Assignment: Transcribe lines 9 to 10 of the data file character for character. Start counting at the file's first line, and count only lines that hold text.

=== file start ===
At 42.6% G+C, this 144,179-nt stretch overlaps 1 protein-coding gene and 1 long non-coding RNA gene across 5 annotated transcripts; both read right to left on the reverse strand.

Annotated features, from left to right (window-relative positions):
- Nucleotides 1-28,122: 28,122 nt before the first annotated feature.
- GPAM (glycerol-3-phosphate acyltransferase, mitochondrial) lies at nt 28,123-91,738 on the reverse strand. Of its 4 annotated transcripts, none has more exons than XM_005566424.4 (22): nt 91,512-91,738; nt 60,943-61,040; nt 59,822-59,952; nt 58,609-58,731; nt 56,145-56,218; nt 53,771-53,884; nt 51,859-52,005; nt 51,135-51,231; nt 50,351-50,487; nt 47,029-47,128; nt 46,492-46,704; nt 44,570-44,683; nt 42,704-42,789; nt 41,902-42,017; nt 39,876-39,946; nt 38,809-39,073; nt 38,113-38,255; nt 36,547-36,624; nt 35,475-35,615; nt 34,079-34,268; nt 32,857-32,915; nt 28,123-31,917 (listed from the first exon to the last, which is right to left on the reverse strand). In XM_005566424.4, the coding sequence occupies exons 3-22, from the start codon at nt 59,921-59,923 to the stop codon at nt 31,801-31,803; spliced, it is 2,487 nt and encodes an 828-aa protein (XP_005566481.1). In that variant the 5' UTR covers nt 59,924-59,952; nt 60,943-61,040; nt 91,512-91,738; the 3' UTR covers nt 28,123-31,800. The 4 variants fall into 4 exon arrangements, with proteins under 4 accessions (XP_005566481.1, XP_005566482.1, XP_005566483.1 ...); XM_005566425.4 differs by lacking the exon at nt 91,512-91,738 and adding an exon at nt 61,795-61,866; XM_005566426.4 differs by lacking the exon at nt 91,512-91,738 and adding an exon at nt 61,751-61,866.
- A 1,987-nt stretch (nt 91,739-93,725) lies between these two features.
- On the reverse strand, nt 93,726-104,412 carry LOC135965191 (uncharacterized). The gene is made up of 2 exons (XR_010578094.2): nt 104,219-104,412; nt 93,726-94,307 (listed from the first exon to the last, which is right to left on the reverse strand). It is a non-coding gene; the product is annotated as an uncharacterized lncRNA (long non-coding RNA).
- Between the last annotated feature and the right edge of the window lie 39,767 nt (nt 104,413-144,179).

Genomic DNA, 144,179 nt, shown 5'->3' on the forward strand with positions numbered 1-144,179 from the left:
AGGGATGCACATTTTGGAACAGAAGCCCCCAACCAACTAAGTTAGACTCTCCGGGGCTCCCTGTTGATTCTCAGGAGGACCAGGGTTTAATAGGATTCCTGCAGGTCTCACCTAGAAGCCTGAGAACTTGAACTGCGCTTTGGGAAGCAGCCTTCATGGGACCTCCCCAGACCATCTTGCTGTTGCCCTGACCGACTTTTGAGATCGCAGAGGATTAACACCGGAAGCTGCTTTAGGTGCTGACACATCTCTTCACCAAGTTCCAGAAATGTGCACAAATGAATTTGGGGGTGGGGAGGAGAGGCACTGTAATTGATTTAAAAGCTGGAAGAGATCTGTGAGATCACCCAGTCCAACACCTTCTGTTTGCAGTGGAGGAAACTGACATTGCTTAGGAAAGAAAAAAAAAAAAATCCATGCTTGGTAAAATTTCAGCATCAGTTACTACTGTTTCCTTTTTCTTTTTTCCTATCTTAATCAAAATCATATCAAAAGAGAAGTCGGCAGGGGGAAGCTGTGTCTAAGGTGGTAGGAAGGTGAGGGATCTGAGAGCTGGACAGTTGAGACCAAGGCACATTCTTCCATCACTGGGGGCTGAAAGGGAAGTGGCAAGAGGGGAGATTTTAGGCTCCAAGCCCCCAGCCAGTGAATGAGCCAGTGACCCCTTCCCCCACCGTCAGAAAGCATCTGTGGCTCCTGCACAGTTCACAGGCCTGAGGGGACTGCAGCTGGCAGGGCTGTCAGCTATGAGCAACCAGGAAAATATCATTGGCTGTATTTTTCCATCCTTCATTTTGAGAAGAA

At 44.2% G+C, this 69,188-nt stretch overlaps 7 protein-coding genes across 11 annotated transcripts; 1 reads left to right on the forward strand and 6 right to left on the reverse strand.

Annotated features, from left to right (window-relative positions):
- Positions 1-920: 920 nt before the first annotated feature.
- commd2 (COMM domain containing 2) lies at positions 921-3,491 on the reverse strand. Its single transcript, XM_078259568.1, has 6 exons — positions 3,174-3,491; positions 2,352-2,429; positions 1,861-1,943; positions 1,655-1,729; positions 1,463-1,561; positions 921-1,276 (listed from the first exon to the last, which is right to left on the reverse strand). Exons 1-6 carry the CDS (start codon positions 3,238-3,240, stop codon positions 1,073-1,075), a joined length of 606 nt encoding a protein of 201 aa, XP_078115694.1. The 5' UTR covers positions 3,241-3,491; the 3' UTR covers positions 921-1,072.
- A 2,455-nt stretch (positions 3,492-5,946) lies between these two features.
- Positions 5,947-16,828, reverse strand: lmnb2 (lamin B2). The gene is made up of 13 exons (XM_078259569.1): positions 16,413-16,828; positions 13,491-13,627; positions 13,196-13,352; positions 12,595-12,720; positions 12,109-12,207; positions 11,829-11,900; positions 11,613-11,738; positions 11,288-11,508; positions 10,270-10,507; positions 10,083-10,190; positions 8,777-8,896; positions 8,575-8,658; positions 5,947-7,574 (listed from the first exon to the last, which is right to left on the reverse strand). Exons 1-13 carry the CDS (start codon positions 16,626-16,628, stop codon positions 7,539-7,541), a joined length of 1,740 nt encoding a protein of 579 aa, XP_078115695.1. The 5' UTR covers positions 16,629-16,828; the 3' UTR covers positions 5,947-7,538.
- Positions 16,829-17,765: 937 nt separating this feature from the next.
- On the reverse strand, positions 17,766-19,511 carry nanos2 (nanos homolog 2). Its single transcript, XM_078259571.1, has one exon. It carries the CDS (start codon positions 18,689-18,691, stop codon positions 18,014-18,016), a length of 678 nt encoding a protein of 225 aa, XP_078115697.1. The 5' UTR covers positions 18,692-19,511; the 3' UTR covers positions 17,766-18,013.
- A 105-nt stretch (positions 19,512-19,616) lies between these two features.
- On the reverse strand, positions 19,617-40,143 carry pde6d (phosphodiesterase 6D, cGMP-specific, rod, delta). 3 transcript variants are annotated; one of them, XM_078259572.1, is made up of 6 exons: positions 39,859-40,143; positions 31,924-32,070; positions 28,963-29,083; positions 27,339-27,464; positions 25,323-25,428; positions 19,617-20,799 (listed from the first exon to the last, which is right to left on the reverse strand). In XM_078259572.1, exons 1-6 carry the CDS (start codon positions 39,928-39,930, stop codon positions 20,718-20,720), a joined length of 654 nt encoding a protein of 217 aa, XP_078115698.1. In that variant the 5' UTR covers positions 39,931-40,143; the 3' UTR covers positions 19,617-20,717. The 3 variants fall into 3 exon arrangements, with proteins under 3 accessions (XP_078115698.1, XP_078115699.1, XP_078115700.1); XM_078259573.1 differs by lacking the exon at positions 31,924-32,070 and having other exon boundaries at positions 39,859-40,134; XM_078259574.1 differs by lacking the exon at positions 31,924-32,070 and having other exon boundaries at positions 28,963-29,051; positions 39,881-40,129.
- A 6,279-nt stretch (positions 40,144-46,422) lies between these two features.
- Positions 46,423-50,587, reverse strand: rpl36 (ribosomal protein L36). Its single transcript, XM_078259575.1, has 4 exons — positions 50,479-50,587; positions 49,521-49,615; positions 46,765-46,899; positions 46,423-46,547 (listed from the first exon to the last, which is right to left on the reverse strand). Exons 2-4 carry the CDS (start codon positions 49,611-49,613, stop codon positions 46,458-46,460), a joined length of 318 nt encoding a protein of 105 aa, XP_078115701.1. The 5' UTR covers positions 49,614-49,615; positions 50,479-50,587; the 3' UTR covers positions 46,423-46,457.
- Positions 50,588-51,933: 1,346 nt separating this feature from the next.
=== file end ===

AGGGATGCACATTTTGGAACAGAAGCCCCCAACCAACTAAGTTAGACTCTCCGGGGCTCCCTGTTGATTCTCAGGAGGACCAGGGTTTAATAGGATTCCTGCAGGTCTCACCTAGAAGCCTGAGAACTTGAACTGCGCTTTGGGAAGCAGCCTTCATGGGACCTCCCCAGACCATCTTGCTGTTGCCCTGACCGACTTTTGAGATCGCAGAGGATTAACACCGGAAGCTGCTTTAGGTGCTGACACATCTCTTCACCAAGTTCCAGAAATGTGCACAAATGAATTTGGGGGTGGGGAGGAGAGGCACTGTAATTGATTTAAAAGCTGGAAGAGATCTGTGAGATCACCCAGTCCAACACCTTCTGTTTGCAGTGGAGGAAACTGACATTGCTTAGGAAAGAAAAAAAAAAAAATCCATGCTTGGTAAAATTTCAGCATCAGTTACTACTGTTTCCTTTTTCTTTTTTCCTATCTTAATCAAAATCATATCAAAAGAGAAGTCGGCAGGGGGAAGCTGTGTCTAAGGTGGTAGGAAGGTGAGGGATCTGAGAGCTGGACAGTTGAGACCAAGGCACATTCTTCCATCACTGGGGGCTGAAAGGGAAGTGGCAAGAGGGGAGATTTTAGGCTCCAAGCCCCCAGCCAGTGAATGAGCCAGTGACCCCTTCCCCCACCGTCAGAAAGCATCTGTGGCTCCTGCACAGTTCACAGGCCTGAGGGGACTGCAGCTGGCAGGGCTGTCAGCTATGAGCAACCAGGAAAATATCATTGGCTGTATTTTTCCATCCTTCATTTTGAGAAGAA

At 44.2% G+C, this 69,188-nt stretch overlaps 7 protein-coding genes across 11 annotated transcripts; 1 reads left to right on the forward strand and 6 right to left on the reverse strand.